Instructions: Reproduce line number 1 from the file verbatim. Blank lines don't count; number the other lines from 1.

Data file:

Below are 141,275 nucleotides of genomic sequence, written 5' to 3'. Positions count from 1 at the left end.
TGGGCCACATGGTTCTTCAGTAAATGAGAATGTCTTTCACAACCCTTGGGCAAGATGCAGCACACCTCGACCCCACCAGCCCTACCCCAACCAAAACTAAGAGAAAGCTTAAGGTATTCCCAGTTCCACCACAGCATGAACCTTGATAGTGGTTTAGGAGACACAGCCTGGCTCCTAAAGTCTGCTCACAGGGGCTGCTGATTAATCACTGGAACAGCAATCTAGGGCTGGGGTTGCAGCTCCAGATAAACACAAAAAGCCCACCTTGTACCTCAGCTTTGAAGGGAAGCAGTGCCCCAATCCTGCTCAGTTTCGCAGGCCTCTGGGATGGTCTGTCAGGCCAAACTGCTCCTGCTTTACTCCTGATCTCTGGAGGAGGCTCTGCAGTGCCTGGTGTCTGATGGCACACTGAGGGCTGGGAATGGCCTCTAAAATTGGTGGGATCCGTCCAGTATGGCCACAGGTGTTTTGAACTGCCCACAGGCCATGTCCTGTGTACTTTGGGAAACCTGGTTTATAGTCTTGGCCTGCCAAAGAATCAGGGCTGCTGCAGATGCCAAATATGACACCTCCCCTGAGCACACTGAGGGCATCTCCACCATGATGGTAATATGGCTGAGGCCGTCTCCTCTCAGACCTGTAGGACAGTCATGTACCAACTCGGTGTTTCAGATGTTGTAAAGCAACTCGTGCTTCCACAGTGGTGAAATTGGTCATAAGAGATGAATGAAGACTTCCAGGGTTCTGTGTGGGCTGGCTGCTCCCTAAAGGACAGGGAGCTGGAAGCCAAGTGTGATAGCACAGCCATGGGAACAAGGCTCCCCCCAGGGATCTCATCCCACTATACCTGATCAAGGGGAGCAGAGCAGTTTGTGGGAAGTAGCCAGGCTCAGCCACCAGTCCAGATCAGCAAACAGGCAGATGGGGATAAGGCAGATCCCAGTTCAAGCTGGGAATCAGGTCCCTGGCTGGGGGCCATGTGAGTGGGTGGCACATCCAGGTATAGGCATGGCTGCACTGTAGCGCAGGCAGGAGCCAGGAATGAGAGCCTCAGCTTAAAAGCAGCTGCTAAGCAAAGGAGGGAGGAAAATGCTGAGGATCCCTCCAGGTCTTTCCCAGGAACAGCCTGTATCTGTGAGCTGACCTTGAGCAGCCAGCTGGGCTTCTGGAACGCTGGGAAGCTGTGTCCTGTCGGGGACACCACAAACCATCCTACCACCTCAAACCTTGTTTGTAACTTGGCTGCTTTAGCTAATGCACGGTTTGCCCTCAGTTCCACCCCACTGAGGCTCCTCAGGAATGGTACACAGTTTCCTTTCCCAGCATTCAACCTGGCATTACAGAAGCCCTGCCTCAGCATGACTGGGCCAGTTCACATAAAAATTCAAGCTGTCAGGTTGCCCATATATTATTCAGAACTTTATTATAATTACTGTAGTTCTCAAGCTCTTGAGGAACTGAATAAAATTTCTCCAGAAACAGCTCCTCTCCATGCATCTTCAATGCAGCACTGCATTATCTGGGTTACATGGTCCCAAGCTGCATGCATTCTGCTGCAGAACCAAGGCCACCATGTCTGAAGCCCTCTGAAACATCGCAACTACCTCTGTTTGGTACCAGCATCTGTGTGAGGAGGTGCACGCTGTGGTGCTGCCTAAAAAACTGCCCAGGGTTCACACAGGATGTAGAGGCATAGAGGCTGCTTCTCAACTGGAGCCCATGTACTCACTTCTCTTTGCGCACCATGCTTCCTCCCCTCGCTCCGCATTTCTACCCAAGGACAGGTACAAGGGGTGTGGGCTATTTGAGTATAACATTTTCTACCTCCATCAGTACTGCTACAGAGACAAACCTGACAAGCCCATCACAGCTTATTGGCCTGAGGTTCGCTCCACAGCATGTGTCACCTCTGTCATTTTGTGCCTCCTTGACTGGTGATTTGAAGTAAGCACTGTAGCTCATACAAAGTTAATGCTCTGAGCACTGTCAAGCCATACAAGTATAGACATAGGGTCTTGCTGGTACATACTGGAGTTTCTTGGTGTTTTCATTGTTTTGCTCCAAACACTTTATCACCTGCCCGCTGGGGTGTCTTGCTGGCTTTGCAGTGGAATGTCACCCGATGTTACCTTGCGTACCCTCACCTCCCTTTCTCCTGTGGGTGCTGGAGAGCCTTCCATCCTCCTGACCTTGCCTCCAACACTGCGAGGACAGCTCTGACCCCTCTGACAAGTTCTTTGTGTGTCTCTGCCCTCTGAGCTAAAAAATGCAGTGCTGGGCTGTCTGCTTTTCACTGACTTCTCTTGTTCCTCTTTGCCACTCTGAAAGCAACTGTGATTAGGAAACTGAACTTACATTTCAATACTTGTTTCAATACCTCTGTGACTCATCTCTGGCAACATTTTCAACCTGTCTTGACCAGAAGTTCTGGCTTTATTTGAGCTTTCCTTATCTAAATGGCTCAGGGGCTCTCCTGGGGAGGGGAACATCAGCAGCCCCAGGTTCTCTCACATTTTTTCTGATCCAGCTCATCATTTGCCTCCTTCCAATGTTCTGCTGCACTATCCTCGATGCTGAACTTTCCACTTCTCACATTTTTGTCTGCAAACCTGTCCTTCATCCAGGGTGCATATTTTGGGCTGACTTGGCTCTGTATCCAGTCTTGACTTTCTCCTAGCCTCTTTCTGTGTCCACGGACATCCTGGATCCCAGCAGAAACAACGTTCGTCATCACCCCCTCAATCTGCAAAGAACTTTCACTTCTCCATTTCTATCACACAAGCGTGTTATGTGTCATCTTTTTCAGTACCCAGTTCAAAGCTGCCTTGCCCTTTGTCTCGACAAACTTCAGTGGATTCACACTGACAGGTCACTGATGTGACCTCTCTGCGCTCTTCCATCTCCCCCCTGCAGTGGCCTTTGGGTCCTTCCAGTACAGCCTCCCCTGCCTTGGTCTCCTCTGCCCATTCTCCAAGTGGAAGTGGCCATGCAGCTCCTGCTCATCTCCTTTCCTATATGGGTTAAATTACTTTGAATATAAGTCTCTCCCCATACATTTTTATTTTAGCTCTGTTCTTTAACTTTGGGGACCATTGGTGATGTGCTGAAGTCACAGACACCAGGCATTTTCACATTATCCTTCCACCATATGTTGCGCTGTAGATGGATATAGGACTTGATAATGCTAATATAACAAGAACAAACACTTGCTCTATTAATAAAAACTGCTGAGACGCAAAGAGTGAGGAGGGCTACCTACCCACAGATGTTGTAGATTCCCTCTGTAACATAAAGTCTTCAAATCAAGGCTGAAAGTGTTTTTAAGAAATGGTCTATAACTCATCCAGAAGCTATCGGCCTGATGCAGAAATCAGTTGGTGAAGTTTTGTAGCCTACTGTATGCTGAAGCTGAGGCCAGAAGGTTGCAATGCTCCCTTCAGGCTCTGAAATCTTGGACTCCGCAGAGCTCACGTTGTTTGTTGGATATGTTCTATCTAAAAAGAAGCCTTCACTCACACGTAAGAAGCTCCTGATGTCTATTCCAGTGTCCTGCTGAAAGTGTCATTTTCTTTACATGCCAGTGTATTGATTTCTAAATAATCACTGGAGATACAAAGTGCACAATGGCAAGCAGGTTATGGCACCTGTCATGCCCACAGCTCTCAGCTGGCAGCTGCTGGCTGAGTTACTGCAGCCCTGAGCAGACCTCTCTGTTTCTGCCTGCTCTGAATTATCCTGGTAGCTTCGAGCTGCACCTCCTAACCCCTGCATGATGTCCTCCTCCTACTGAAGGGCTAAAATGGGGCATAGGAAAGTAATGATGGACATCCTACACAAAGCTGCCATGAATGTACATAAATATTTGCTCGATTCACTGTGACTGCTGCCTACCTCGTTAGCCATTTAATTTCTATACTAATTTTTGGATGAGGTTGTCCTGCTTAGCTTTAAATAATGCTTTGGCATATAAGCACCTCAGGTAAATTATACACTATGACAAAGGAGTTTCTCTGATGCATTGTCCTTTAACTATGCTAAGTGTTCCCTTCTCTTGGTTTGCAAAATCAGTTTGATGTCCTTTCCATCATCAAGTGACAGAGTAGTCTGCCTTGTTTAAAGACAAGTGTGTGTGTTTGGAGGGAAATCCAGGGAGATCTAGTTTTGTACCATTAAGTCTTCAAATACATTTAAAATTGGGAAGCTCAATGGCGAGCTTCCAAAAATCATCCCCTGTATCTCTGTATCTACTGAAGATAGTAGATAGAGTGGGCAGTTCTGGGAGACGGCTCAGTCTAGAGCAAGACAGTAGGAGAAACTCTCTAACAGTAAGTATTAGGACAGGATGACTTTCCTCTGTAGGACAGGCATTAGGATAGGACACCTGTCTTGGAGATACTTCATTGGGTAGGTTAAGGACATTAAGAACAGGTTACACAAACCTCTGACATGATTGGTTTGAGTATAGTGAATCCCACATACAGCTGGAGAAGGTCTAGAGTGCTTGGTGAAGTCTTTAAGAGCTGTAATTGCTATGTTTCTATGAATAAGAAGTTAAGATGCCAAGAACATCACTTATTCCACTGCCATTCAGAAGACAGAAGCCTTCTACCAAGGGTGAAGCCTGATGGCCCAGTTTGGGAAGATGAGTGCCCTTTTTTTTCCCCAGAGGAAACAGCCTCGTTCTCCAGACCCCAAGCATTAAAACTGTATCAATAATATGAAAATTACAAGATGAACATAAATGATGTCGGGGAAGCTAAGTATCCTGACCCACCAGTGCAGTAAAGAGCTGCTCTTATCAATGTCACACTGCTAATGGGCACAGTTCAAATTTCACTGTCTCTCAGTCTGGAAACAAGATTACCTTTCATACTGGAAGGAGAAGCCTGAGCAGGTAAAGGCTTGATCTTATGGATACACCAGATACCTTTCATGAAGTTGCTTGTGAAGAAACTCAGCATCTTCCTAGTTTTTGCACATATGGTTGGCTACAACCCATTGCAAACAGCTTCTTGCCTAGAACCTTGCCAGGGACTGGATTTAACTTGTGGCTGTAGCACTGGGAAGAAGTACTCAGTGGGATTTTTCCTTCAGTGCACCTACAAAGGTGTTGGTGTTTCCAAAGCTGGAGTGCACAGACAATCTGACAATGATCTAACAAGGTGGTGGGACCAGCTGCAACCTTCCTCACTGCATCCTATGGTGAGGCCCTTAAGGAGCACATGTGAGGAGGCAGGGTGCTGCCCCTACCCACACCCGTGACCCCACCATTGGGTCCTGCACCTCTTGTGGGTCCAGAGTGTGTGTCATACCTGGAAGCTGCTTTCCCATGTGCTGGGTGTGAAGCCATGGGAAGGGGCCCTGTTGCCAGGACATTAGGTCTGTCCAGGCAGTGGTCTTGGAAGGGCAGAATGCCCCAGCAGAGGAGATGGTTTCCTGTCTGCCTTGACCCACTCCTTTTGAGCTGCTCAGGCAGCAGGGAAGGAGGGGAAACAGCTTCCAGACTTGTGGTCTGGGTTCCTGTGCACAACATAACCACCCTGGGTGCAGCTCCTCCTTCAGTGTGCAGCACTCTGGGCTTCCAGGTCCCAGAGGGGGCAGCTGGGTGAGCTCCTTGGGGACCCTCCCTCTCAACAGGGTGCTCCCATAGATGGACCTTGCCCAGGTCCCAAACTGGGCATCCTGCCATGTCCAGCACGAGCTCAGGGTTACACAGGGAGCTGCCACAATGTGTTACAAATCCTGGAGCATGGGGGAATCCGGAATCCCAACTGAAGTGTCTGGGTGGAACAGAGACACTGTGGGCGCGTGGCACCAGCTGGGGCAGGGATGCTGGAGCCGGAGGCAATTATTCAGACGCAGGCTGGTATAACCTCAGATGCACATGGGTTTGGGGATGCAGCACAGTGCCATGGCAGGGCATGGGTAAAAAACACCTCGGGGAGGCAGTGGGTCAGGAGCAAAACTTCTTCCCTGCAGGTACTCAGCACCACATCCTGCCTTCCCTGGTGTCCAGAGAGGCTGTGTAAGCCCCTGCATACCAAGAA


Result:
Below are 141,275 nucleotides of genomic sequence, written 5' to 3'. Positions count from 1 at the left end.